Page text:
There will be changes and challenges, and the combination has Huggins thinking.

"We're going to have to take a look at it," he said. "We can't have people shooting the same percentage and we can't have people shooting 40 free throws a game if we're going to press. So I don't know that it'll be exactly the same."

While the press was unique and chaotic, it was unusually kind, too. WVU ranked No. 328 of 351 teams in field-goal percentage defense (46.9), and nobody fouled more overall (821) or per game (23.5). The Mountaineers were second-to-last in opponent free throw attempts (903) and made opponent free throws (623).

Staten and Browne were reliable defenders who could guard the ball and keep it away from a designated player, but Huggins can elevate returning players like Carter, Daxter Miles, Tarik Phillip and Jaysean Paige into those roles, knowing each will be better conditioned and more familiar next season.

WVU's press evolved and diversified as the season progressed, and Huggins said he can continue to do that next season to make the attack even more unpredictable. He'll also welcome freshman guard James "Beetle" Bolden, freshman forward Esa Ahmad and guard Teyvon Myers, junior college's top scorer who pressed on defense at North Dakota's Williston State College the past two season. Huggins, who can't comment on Myers because he hasn't signed with WVU, said Bolden and Ahmad are "both athletic enough to handle it."

However, the Mountaineers won't be as unusual next season. Texas fired Rick Barnes and hired VCU's Shaka Smart, who was wildly successful and made the 2011 Final Four with his press. Huggins said Smart mixes up his defense more by backing off at times and using different traps and formations. Though that might reduce the novelty within the Big 12, the benefits remain.

"Nobody likes the press," Huggins said. "Nobody likes to play against it for 40 minutes. That won't change."

WVU's biggest strides have to come on offense, and Huggins said he'll look at his motion system and "see if we can modify some things in areas we need to be better." Much of the responsibility is on the players, and Huggins made his suggestions clear before releasing them into offseason preparations.

"Our skill level has got to be much better," he said. "I mean, we have to shoot it better, and as important, or probably more important, is we have to pass it much better."

Only three regulars return who had a positive assist-turnover ratio last season: Carter (62-41), Miles (34-25) and forward Nathan Adrian (34-26). The 10 possible returning players averaged one assist every 17.5 minutes. Bolden is a quick guard from Covington, Ky., who scored 2,000 points in his prep career and Ahmad was a star at Cleveland's Shaker Heights High who shared the state's player of the year award as a senior. While Myers' 25 points per game speaks for itself, Huggins believes the way Bolden and Ahmad can handle and pass the ball will help on offense.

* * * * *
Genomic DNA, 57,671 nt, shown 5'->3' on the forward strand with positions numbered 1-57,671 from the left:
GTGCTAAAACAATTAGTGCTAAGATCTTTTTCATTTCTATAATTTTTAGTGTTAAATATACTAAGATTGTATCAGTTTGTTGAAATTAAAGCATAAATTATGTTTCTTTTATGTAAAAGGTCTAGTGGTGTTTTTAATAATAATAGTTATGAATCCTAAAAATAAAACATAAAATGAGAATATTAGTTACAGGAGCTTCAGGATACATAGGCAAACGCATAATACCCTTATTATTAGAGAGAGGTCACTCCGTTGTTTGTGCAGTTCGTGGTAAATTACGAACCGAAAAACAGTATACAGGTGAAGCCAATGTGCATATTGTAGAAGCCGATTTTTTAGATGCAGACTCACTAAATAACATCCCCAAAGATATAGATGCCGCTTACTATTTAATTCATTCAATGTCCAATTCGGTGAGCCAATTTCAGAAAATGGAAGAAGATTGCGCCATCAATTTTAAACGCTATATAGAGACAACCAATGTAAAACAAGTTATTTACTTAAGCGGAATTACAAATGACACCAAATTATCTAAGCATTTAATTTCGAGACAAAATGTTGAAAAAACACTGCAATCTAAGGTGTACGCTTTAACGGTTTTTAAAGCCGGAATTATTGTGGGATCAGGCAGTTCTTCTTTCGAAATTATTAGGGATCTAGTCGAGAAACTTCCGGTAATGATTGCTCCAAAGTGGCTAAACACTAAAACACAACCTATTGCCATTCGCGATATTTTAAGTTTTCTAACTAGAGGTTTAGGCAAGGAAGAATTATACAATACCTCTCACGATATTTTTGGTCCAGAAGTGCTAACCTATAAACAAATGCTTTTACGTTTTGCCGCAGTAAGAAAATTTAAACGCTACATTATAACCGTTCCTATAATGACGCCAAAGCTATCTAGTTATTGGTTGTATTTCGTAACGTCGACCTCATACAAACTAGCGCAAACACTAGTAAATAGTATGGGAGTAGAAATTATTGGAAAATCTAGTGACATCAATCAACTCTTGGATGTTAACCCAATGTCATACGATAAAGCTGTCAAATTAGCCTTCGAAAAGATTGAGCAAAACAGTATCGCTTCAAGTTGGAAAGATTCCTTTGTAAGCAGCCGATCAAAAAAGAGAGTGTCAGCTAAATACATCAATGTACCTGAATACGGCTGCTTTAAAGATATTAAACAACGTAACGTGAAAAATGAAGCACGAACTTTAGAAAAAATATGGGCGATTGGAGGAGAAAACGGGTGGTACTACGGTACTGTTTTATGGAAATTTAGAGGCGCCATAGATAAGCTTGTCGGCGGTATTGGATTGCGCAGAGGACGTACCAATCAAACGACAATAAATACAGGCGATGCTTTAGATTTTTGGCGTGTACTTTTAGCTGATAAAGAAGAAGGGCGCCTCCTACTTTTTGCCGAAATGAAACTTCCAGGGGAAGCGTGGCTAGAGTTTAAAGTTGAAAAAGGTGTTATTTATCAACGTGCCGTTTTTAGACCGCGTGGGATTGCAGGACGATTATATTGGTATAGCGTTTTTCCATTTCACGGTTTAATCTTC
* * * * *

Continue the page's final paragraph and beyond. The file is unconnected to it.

"The better you pass the ball and the more willing you are to pass the ball, the harder guys will run," Huggins said. "If you keep running and keep filling the lane and you never get the ball, you kind of develop a tendency not to run."

Contact sportswriter Mike Casazza at mikec@dailymailwv.com or 304-319-1142. His blog is at blogs.charlestondailymail.com/wvu. Follow him on Twitter at @mikecasazza.

]]>
WVU Football: Mountaineers search for 'right depth' at running back http://www.charlestondailymail.com/article/20150406/DM03/150409475 DM03 http://www.charlestondailymail.com/article/20150406/DM03/150409475 Mon, 6 Apr 2015 23:26:23 -0400 By Mike Casazza MORGANTOWN, W.Va. — The idea that this spring for West Virginia football is about finding replacements for Kevin White and Mario Alford isn’t inaccurate. It’s limited. This period of 15 practices, which hits No. 7 on Tuesday, is just as much about finding new bodies for the roles Dreamius Smith, Dustin Garrison and Andrew Buie filled last season.

There’s an enormous difference, one apparently as big as the divide separating Skyler Howard and William Crest from freshmen Chris Chugunov and David Sills at quarterback so far. Very simply, White and Alford were WVU’s passing offense last season with 174 catches for 2,392 yards and 21 touchdowns on their way to certain spots in the NFL draft.

Smith, Buie and Garrison were the third, fourth and fifth running backs. Smith was valuable, if not unpredictable, with 452 yards and five touchdowns, but Garrison and Buie, who led the Mountaineers in rushing in 2011 and 2012, respectively, combined for 335 yards and two touchdowns. Howard had more rushing yards than Garrison. Crest and Clint Trickett combined for as many touchdowns as Buie.

But Smith, Buie and Garrison were bodies at a position that dearly needs bodies, not merely because of the way the game wears on running backs, but the way WVU’s running backs work.